Gambia’s military chief Lt. Gen. Ousman Bargie said the army has no chemical or biological agent in its inventory.
Military intelligence sources reported that West African troops who cleared and secured the presidential compound in Banjul found toxic chemical powder stuffed in the air conditioning units after former President Yahya Jammeh was forced to flee.
The regional military General Francois Ndiaye has declined to comment on the report.
There are still concerns about Mr. Barrow’s safety, who has appointed former military chief Lt. Gen. Masanneh Kinteh as his National Security Adviser.
Jammeh has divided the army with his loyalists in the elite presidential guard being the most highly ranked, trained and equipped personnel.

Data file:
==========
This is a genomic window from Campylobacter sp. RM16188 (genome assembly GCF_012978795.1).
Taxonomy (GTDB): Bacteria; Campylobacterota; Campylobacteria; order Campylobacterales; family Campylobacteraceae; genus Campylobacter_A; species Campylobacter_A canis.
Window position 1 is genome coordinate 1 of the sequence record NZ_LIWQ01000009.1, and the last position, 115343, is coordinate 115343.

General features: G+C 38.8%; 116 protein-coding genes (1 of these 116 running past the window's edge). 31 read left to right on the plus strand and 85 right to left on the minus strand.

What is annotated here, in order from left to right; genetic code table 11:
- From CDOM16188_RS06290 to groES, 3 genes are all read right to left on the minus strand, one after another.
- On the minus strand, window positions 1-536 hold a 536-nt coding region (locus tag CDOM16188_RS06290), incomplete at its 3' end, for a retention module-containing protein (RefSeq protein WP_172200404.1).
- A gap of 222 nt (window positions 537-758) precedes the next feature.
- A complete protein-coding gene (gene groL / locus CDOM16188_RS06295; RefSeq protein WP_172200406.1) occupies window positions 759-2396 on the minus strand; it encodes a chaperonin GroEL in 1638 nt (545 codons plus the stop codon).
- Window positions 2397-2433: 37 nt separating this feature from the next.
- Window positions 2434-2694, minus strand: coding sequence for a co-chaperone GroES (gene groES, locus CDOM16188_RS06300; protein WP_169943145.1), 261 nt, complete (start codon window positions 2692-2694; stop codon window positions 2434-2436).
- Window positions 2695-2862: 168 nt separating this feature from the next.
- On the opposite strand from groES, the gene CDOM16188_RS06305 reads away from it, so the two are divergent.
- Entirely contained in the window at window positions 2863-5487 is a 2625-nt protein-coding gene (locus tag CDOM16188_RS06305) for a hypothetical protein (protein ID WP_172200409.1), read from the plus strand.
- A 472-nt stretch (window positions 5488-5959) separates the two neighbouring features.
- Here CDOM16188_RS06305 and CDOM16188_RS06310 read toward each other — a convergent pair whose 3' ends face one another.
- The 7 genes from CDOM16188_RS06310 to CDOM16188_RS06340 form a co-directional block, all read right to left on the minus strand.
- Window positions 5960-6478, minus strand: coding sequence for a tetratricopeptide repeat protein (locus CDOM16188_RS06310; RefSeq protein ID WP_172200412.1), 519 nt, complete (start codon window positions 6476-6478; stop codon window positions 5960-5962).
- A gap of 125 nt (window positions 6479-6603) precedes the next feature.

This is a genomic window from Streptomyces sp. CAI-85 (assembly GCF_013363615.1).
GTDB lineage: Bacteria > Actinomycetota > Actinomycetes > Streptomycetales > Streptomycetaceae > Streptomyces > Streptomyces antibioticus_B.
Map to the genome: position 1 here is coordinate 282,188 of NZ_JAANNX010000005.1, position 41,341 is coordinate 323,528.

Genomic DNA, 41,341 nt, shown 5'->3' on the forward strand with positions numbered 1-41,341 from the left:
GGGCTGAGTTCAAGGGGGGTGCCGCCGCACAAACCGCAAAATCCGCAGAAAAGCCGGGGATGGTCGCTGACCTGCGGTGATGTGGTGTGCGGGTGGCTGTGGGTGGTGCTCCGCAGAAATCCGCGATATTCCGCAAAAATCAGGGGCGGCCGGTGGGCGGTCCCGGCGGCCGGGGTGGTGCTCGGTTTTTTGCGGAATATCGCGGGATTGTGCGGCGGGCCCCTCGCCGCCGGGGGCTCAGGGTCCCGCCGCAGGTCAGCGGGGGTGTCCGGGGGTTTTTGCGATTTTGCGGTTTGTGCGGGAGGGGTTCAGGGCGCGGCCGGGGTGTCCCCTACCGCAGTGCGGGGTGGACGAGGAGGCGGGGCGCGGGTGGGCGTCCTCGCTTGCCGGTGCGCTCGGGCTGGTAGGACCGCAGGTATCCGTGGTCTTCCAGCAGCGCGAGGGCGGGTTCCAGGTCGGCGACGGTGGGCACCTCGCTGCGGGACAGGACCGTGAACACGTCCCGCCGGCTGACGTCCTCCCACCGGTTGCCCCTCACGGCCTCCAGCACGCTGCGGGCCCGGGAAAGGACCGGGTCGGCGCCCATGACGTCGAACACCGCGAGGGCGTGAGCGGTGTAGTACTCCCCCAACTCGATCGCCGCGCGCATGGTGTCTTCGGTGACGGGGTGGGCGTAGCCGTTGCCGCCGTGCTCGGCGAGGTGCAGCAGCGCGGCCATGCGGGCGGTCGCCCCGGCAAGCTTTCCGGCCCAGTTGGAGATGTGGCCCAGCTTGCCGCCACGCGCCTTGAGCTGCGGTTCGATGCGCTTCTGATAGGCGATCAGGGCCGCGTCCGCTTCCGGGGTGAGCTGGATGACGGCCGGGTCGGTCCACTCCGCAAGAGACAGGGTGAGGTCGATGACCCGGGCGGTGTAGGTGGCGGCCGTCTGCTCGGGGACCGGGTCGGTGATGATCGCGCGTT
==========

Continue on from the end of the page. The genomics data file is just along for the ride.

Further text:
Gambia’s President Adama Barrow returned to Banjul last week and has been staying in his home since. He is running the country from his temporal office at the Kairaba Hotel and has not been to The State House, the official residence and seat of the government.
Gambian soldiers were disarmed and demobilized last week ahead of Barrow’s arrival. Barrow was in Senegal, where he was sworn-in at the Gambia’s embassy in Dakar.
At least 4,000 regional troops remain in The Gambia to stabilize the political turmoil that followed Jammeh’s refusal to cede power. ECOWAS Commission President Marcel de Souza said the number of troops will be steadily reduced.
Gambian security forces will be vetted as part of a broader reform after two decades of dictatorship.